Christine Sinclair doesn't take penalty kick in Canada's World Cup loss

Jun 25 2019, 5:33 am

Canada’s run at the 2019 FIFA Women’s World Cup has come to a halt.

In what is likely the final World Cup of Christine Sinclair’s tremendous career, Canada has been eliminated in the Round of 16 in Paris.

After finishing second to the Netherlands in Group E, Canada (world No. 5) drew Group F runner-up Sweden (No. 9) in the Round of 16.

After a relatively uneventful first half, Sweden’s Stina Blackstenius scored the game’s first goal in the 55th minute.

The goal was the result of a pair of poor reads by the Canadians, first by centre back Kadeisha Buchanan, then by goalkeeper Stephanie Labbe.

Canada got a great chance to level the match in the 69th minute, when they were awarded a penalty after a handball by a Swedish defender in the box. The handball initially went undetected, but was awarded after the referee consulted with VAR.

So Christine Sinclair stepped up to the spot and tied the match, right?


To the surprise of many, it was 24-year-old Janine Beckie who took the shot for Canada. She failed to score.

Beckie, it should be said, is a competent goalscorer in her own right. You’d expect her to score in that situation, and she delivered a good hard shot on target. Unfortunately, the Swedish goalkeeper guessed right, diving to her right and getting a glove on the ball.

Despite the competence of Beckie’s attempt, how Canada could not select the 36-year-old Sinclair –Ā who is two goals away from tying the all-time international goals record of 184 – seems mind-numbing.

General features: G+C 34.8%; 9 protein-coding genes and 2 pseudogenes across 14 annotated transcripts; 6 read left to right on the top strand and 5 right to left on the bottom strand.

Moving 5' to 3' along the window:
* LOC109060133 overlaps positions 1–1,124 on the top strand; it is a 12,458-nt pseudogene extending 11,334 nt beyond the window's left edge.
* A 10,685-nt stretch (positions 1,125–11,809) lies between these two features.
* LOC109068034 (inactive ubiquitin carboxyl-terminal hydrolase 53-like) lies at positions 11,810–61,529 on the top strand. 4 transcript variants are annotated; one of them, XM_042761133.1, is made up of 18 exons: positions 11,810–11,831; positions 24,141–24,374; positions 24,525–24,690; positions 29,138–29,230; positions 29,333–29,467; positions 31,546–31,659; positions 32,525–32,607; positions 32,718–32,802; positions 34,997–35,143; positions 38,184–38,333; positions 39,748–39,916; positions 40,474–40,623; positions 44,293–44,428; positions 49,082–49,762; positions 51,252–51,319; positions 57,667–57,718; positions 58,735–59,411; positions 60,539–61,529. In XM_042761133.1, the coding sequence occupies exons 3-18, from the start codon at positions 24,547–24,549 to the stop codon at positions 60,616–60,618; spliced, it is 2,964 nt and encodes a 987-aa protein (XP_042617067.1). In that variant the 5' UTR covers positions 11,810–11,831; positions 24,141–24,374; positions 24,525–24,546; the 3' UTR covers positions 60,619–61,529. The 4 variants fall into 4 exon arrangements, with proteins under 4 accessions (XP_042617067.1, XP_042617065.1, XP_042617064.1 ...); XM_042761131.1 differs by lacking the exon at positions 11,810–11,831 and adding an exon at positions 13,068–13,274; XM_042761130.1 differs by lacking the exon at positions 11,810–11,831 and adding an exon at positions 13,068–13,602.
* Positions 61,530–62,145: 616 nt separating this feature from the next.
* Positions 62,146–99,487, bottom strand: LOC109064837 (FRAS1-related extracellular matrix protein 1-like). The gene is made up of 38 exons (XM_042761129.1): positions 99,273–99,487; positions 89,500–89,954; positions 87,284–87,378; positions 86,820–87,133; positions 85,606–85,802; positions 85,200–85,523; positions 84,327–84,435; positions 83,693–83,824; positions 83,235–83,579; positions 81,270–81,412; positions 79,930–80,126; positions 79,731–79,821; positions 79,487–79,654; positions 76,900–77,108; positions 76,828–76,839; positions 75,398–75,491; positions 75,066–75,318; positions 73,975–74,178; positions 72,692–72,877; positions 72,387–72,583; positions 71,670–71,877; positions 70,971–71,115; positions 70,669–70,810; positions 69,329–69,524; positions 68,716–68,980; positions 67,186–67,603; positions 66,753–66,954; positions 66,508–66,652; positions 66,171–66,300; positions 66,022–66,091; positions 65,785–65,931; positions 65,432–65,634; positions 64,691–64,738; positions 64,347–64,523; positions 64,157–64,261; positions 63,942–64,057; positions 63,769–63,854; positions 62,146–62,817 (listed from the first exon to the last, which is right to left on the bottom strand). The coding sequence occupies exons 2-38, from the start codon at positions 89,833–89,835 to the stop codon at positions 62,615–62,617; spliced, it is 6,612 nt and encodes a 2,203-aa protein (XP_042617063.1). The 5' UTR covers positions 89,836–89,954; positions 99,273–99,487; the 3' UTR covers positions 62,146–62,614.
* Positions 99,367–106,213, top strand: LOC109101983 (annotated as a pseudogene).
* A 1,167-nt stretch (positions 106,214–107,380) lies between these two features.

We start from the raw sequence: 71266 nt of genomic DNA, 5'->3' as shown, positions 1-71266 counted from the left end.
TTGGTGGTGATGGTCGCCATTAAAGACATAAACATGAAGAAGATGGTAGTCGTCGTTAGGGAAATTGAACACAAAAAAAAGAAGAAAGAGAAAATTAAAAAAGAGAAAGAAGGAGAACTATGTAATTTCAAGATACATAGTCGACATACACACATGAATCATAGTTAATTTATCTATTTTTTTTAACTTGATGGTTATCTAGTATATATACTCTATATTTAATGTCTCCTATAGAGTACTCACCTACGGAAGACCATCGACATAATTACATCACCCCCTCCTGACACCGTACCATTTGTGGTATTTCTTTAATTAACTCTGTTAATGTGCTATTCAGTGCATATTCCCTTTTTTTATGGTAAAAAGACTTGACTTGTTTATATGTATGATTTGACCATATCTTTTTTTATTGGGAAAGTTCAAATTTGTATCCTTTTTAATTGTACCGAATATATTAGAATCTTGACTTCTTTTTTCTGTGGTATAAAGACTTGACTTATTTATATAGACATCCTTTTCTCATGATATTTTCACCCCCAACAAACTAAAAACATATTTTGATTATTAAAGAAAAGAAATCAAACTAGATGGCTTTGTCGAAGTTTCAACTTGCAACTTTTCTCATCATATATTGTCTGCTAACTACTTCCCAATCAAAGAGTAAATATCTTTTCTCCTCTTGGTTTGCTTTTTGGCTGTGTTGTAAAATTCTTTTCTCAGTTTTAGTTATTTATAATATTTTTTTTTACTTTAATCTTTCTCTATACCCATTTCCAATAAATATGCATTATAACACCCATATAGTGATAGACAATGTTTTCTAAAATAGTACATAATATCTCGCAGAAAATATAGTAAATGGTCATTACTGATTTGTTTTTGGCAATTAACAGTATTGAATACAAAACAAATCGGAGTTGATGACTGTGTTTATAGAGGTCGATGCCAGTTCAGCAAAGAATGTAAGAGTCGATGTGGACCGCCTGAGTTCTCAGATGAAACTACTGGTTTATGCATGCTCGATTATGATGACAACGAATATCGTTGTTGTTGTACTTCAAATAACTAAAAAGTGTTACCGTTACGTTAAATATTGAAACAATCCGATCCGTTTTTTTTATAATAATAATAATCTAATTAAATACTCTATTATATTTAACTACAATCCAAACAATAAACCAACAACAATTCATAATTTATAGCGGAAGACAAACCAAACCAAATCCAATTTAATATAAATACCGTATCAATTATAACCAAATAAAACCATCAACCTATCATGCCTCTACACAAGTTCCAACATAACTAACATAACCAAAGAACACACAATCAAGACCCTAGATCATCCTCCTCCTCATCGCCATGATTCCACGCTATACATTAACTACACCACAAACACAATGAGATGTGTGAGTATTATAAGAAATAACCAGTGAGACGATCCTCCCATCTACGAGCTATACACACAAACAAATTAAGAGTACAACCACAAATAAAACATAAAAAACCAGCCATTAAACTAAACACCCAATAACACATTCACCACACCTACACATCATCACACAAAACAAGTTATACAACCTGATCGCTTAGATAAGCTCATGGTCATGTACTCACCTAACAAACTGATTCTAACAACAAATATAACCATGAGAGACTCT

The decision to select Beckie was not made by Canada’s head coach Kenneth Heiner-Moller, who instead allows his players to talk among themselves to decide on a penalty taker. It was Sinclair who chose Beckie.

ā€œChristine actually asked me if I wanted to take it,ā€ Beckie confirmed in her post-match interview with TSN’s Laura Diakun.

Beckie was heartbroken, saying “that’ll stay with me for a long time,” though she felt she did all she could on the shot.

ā€œIā€™m confident in my penalty, I thought I hit it really well, I thought she made a really good save,” she said. “Itā€™s the big moments, those are the moments that you live for.

“You get all the glory if it goes in and you take the blame, it feels like, when you miss.”

Winners of Olympic bronze medals in 2012 and 2016, the World Cup has proven to be a more difficult beast for Canada. They were eliminated in the quarter-final as hosts four years ago, and didn’t make it out of their group in 2011. Canada’s best-ever finish was fourth-place, back in 2003.

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